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And Now for Something Completely Different

April 22, 2013

Mourning Monday

Peace is in our Hands

Peace is in our Hands

I had plans to blog about something completely different for this post. But then Boston happened.

I had plans to explain how even though repetitive patterns and thoughts related to our body image may SEEM cyclical/redundant (leaving many of us feeling in a cul-de-sac of body dissatisfaction), this repetition affords us opportunities to predict our behaviors, thoughts, and feelings, thereby giving us openings for change. But then Boston happened.

I had plans to write about why I made the difficult decision to take a blog sabbatical until the Fall so I can finish my book and to thank all of you for being such supportive readers over the past two years that I have been blogging for FFF but then…

Boston happened.

Shit happens. Plans get disrupted. New priorities emerge. Chaos replaces some certainties and paradoxically, in some areas, a new clarity replaces ambiguity and confusion.

When I heard about Boston, I was on the phone with my dear friend Nancy who lives in Worcester, Massachusetts. I had just returned from a weekend away with family and, basking in the afterglow of a delightful time, I decided to give Nancy a call. She asked me if I had heard about what had happened in Boston a few hours earlier and when I said no, she proceeded to fill me in. As I turned on my TV and watched the reports on the local Bay Area news station, my brain immediately re-calibrated from its content, peacefully happy place, to rage, disbelief, despair, and impotence. This was evil. This was the act of an evil person or persons. There is no cause worthy enough to justify this senseless slaughter of innocent people.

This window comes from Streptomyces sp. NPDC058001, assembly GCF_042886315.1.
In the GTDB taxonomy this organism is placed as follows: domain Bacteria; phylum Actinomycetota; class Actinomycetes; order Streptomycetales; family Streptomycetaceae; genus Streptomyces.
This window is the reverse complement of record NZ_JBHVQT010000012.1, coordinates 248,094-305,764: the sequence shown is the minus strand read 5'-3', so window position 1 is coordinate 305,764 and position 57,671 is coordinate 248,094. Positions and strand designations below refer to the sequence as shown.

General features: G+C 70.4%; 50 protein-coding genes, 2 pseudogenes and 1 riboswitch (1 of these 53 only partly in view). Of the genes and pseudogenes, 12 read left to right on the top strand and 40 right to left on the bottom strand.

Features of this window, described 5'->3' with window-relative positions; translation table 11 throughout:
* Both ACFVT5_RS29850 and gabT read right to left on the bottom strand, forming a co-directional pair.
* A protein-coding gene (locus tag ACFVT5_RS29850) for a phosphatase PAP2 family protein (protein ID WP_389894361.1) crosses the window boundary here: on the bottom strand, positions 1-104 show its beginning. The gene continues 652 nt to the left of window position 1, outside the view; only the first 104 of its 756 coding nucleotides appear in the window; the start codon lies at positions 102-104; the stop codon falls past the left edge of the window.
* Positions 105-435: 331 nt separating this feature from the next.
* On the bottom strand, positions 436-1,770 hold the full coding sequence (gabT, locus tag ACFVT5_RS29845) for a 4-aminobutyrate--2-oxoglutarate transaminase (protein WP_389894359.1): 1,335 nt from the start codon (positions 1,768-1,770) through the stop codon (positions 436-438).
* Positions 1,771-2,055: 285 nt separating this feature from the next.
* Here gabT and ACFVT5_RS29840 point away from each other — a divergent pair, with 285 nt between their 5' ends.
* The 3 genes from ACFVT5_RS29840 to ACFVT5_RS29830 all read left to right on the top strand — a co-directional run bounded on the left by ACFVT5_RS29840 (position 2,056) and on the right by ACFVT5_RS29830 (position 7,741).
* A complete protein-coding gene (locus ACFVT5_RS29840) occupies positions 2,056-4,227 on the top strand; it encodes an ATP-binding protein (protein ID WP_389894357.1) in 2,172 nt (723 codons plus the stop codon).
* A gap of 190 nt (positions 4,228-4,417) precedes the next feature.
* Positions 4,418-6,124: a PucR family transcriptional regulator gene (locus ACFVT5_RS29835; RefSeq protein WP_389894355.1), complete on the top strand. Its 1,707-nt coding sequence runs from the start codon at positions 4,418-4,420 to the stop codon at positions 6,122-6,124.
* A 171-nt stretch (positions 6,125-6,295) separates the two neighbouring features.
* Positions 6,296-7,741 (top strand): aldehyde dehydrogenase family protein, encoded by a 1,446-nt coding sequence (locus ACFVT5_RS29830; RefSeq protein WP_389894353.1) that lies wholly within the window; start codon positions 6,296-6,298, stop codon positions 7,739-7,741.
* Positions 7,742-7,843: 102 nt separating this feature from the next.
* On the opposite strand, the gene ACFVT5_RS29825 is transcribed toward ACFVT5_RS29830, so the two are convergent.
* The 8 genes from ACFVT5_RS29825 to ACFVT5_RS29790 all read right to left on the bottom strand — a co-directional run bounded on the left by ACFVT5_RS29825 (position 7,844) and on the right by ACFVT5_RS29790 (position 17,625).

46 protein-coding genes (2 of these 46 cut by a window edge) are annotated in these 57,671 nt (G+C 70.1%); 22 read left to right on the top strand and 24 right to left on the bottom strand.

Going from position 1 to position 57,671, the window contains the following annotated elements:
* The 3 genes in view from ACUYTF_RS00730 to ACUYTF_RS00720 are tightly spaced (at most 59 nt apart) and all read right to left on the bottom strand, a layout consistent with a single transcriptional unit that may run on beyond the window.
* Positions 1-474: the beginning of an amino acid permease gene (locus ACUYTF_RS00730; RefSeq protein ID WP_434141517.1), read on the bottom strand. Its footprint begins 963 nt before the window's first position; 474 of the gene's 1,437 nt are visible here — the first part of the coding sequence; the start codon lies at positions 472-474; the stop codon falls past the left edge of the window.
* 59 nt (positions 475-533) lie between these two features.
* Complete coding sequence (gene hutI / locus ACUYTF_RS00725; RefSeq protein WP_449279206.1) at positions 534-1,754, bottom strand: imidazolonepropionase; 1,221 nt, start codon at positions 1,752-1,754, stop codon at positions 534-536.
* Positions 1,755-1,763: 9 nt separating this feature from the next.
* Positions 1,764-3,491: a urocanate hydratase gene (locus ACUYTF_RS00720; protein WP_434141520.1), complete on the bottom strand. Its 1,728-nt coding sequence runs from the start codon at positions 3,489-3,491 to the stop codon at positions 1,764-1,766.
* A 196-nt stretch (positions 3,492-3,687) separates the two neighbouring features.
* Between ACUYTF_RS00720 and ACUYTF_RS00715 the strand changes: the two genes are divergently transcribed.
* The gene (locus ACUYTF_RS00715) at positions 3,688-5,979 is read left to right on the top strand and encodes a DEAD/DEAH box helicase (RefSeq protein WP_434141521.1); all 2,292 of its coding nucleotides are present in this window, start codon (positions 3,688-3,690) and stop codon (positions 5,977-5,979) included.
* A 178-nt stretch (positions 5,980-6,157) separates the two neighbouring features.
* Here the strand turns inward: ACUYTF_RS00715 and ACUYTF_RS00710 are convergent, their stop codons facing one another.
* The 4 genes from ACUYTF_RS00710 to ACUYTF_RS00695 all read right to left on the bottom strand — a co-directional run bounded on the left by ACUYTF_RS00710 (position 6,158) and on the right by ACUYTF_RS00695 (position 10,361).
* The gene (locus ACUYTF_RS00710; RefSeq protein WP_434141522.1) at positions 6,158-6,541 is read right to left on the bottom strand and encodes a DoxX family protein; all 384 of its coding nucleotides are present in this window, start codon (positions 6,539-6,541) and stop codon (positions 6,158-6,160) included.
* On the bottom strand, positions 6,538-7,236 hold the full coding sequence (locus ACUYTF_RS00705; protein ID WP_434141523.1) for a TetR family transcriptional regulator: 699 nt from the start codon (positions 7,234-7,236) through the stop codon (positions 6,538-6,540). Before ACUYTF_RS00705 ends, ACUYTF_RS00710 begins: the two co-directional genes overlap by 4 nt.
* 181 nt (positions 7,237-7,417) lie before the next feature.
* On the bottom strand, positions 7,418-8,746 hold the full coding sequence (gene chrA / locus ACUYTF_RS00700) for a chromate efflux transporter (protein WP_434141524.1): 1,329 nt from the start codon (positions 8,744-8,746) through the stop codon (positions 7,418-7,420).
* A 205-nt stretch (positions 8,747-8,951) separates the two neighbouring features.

I spend a great deal of time writing about ways to battle negativity and fight against oppression. I have been on the receiving end many times of people equating fat with atrocities against society and accuse fat people of being dispensable, useless members of society. I have counseled countless clients over the years who are waging a constant war with their bodies because they are committing the ultimate crime against nature: being fat, that scourge on society, the eyesore of health scoffers.

It always seems bizarre and cognitively dissonant to me that such hatred can be directed at a group of people based on the sole factor of their appearance. Any love and respect for the miracles of being alive and being human are flushed away by the one important criteria for societal inclusion and acceptance: being thin enough.

Then Boston happened. And more than ever the craziness of this kind of bigotry gets unmasked. The need for people to come together and stand up against the real evils of our society appear indisputable to me. It should supersede any other perceived “isms” that segregate the members of our society who just want a safe and peaceful planet for our children.

The victims of this attack are many and the scars of those wounded will be deep. In particular I am concerned about any of the runners who were physically injured and may have to learn to adapt to living without a limb. They will need to relearn how to embrace their body’s ability and not focus on its newly-acquired disability. They will have to learn how to feel that they fit into a world that overemphasizes physical conformity. They will have to find ways to identify themselves other than being marathon runners and find new ways to appreciate their bodies or accept the adaptations they will need to make if they choose to keep running. As some of the initial trauma and shock begin to dissipate, many may require a great deal of support to deflect the body hate that may begin to seep into their self-esteem, take root and pollute their positive sense of self with thoughts that they are no longer an equal citizen in our society.